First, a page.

Nov 26, 2010

Harry Potter and the Deathly Hallows Review - Spoilers Abound!

Spoiler Alert - spoiler alert - Spoiler Alert

If you haven't seen it and you want to see it, (although you probably shouldn't,) don't read any further. Go plunk down your ten bucks, then come back here for the "I told you so."

First, the book, (while J.K. is the Goddess,) was, horribly slow and rambling, especially in the opening, so I was really curious to see how the movie makers might fix this. Too bad they didn't. The movie is equally slow and plodding during that whole angsty first bit in which Harry, Ron, and Hermione, (H.R.H.) go traipsing across the countryside with horcrux in hand, trying to find the means for destroying it. This is equitable to the first fifty pages that editors commonly tell you to cut. Well, that's pretty much the gist of this entire movie, culminating in the death of Dobie. (Yep, that's how it ENDS.)

Second, there's a whole continuity issue with regard to cinema-graphic tone. During the "Tale of the Three Brothers", the movie entirely leaves off to go on a cartoonish jag that simply does not hang well with the rest of the movie. Great art work, no denying it, but jarring in difference. The other jarring bit is the whole scene in which Ron is taunted to destroy the horcrux. There's some sort of weird C.G. thing going on there and can anyone say "gratuitous"? Puh-lease.

And on that note, the last two movies have needed some serious help with regard to sexual tension. Harry's relationship with Hermione is far more fraught with sexual tension than any of his scenes with Jenny, (in this movie and the last.) Let me clarify. "Sexual tension" has nothing to do with graphic content, everything to do with emotional promise to your reader/viewer, and a sort of foreshadowing of an emotional connection between two characters. In the last movie, there was that one beee-u-tee-fulll scene between Harry and Hermione in which she asks Harry, "what does it feel like when you see Jenny with someone else," and he responds after Ron exits with Lavendar Brown, "it feels like this." FABULOUS scene! Amazing acting, directing, writing... Too bad Harry isn't meant for Hermione. In the book, the tone describes something akin to a growing brother/sister relationship and that is almost achieved in the movie, right up until one of them slips their hand between the other one's thighs. Ooops. Not exactly a sibling relationship there. But once again, in this movie as in the last, the director/writer/whoever leaves an emotional void between Harry and Jenny. "Zip me up?" What? They're about to head in opposite directions, facing what could be certain death, and that's the best they can offer one another? Not to mention, cliche. Sure, the reaction of Fred/George is cute, but diffuses any tension there might have been.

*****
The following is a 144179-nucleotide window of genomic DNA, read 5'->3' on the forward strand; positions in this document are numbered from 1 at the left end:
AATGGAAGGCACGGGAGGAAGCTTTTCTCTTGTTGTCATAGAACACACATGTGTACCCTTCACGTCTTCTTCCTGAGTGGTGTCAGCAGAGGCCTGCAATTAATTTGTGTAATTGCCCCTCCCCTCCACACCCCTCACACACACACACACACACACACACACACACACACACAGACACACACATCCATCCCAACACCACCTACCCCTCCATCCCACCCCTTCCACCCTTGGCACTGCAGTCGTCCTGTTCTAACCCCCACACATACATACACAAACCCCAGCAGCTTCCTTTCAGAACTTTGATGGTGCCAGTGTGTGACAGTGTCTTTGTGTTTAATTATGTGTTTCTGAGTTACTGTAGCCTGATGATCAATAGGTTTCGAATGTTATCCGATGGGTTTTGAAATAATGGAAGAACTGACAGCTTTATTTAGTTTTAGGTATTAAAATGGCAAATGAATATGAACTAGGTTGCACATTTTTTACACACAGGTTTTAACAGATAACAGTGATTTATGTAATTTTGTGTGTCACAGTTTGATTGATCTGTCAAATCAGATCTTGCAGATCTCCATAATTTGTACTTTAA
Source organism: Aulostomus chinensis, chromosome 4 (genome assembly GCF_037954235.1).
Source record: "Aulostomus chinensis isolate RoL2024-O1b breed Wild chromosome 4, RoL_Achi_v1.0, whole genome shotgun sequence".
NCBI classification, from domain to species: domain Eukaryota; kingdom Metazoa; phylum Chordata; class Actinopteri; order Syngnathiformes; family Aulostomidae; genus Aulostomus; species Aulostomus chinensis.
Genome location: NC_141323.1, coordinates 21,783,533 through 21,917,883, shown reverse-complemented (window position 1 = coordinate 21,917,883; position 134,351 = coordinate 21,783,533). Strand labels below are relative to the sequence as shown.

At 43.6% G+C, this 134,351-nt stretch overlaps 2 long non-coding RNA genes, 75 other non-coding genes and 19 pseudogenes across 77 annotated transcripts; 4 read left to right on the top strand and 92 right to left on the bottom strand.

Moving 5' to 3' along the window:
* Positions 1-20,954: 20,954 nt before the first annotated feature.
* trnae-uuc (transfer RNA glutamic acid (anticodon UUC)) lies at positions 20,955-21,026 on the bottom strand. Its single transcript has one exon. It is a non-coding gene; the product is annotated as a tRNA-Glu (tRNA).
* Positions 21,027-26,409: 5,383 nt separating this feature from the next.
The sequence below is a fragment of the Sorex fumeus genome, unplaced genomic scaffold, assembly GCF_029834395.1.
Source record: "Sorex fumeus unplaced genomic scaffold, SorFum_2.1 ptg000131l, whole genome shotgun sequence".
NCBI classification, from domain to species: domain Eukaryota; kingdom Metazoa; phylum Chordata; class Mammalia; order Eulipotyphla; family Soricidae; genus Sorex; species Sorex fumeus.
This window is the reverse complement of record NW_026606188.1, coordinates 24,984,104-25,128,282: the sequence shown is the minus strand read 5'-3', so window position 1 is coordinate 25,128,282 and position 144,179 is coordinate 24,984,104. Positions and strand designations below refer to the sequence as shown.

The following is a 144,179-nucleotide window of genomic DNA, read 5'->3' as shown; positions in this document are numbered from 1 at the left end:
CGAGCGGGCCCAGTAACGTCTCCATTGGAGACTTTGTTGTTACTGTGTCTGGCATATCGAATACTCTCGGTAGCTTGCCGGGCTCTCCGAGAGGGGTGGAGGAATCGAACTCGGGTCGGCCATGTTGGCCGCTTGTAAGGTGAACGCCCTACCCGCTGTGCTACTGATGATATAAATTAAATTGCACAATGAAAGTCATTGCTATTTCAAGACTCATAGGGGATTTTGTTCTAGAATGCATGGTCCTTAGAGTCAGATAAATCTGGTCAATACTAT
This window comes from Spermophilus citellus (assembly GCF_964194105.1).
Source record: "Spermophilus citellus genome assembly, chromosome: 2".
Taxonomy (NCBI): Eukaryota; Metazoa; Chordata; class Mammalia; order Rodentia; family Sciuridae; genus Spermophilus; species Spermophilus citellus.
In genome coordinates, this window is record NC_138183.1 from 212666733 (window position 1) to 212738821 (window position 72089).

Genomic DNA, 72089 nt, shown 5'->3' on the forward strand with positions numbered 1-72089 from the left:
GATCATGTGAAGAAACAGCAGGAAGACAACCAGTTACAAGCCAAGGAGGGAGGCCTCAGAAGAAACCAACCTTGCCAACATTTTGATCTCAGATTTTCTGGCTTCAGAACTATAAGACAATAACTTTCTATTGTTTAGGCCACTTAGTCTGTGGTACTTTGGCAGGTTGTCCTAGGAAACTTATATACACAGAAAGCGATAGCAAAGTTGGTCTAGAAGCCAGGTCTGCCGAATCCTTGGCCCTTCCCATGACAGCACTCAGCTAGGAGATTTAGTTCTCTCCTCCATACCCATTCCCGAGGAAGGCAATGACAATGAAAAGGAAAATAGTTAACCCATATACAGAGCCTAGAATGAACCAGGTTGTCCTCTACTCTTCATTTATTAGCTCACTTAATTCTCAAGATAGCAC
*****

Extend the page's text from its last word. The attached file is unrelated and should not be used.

Back to this whole weird gatuitous thing during Ron's big opportunity. This is a pivotal growth moment for Ron in which he defines his adult character. The sub-text here reads, "am I the second banana or am I something more?" to which Ron should be responding, "something more. I'm my own person." Too bad he doesn't accomplish that in this scene. Instead, the horcrux calls him second banana, gives him a voyeuristic peek at his inner demons, then in a fit of rage, Ron strikes the horcrux - or was he aiming at Harry's head? Hmmm. Didn't really feel like growth of character to me.

Finally, the ending. Sigh. Yes, this could have been a hugely touching scene, if the director/writers/whoever, hadn't beat me about the head with what a good deed Harry was doing by burying Dobie by hand, without magic - in a soft sand dune - but I was busy wondering how they were going to wrap up this rambling mish-mash. I kept thinking, how much longer is this going to play out before we get to the cool stuff at Gringott's?

Now confession time. I went into the movie with a preconcieved idea about how it would play out, where it would logically end, and what would be cut. It seemed commonsensical to me. IMHO, (yeah, right,) you don't leave a popular fiction novel, (or movie,) on a death scene, but rather, on a high note. Whenever you wrap up a book or in this case, movie, on a low like the burial of Dobie, you turn out a sullen audience. On the night in question, people were leaving the theater still hiccuping with tears streaming! Granted, I wasn't one of them, and that's saying a lot. I weep over the untimely death of a fly. But in this case, I left the theater with my jaw hanging. Give your audience some respite, dudes.

Sorry, but it was difficult for me to see this as anything more than a means of scoring more box-office mulah. Too bad. It had so much potential.

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